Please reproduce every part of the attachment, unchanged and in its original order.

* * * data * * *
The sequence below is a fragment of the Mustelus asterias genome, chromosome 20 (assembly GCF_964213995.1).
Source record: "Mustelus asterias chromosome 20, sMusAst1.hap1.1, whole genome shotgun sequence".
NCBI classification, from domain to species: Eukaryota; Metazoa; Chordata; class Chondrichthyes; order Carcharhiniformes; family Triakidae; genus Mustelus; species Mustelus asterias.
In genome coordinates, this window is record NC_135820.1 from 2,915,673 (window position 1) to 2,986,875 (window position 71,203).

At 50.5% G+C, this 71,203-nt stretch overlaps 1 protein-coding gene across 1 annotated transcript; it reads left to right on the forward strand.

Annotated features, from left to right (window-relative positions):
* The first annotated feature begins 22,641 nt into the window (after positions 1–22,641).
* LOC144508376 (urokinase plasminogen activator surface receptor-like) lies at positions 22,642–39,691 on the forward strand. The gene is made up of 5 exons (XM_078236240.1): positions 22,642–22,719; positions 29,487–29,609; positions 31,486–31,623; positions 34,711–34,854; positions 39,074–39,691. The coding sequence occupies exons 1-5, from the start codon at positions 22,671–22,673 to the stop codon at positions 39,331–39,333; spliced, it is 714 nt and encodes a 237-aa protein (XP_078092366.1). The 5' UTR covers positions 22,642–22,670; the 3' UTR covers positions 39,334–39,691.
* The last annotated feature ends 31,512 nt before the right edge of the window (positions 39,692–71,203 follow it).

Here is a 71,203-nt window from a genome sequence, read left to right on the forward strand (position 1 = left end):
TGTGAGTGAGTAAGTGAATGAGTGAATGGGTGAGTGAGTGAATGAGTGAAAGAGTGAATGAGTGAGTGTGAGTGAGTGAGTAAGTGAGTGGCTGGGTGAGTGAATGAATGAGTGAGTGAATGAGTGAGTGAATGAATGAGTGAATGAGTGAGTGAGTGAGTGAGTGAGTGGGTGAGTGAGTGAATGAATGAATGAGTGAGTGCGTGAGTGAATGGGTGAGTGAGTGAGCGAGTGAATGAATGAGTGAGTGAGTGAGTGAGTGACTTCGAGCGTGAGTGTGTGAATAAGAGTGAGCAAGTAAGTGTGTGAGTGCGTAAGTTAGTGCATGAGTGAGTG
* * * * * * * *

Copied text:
The sequence below is a fragment of the Mustelus asterias genome, chromosome 20 (assembly GCF_964213995.1).
Source record: "Mustelus asterias chromosome 20, sMusAst1.hap1.1, whole genome shotgun sequence".
NCBI classification, from domain to species: Eukaryota; Metazoa; Chordata; class Chondrichthyes; order Carcharhiniformes; family Triakidae; genus Mustelus; species Mustelus asterias.
In genome coordinates, this window is record NC_135820.1 from 2,915,673 (window position 1) to 2,986,875 (window position 71,203).

At 50.5% G+C, this 71,203-nt stretch overlaps 1 protein-coding gene across 1 annotated transcript; it reads left to right on the forward strand.

Annotated features, from left to right (window-relative positions):
* The first annotated feature begins 22,641 nt into the window (after positions 1–22,641).
* LOC144508376 (urokinase plasminogen activator surface receptor-like) lies at positions 22,642–39,691 on the forward strand. The gene is made up of 5 exons (XM_078236240.1): positions 22,642–22,719; positions 29,487–29,609; positions 31,486–31,623; positions 34,711–34,854; positions 39,074–39,691. The coding sequence occupies exons 1-5, from the start codon at positions 22,671–22,673 to the stop codon at positions 39,331–39,333; spliced, it is 714 nt and encodes a 237-aa protein (XP_078092366.1). The 5' UTR covers positions 22,642–22,670; the 3' UTR covers positions 39,334–39,691.
* The last annotated feature ends 31,512 nt before the right edge of the window (positions 39,692–71,203 follow it).

Here is a 71,203-nt window from a genome sequence, read left to right on the forward strand (position 1 = left end):
TGTGAGTGAGTAAGTGAATGAGTGAATGGGTGAGTGAGTGAATGAGTGAAAGAGTGAATGAGTGAGTGTGAGTGAGTGAGTAAGTGAGTGGCTGGGTGAGTGAATGAATGAGTGAGTGAATGAGTGAGTGAATGAATGAGTGAATGAGTGAGTGAGTGAGTGAGTGAGTGGGTGAGTGAGTGAATGAATGAATGAGTGAGTGCGTGAGTGAATGGGTGAGTGAGTGAGCGAGTGAATGAATGAGTGAGTGAGTGAGTGAGTGACTTCGAGCGTGAGTGTGTGAATAAGAGTGAGCAAGTAAGTGTGTGAGTGCGTAAGTTAGTGCATGAGTGAGTG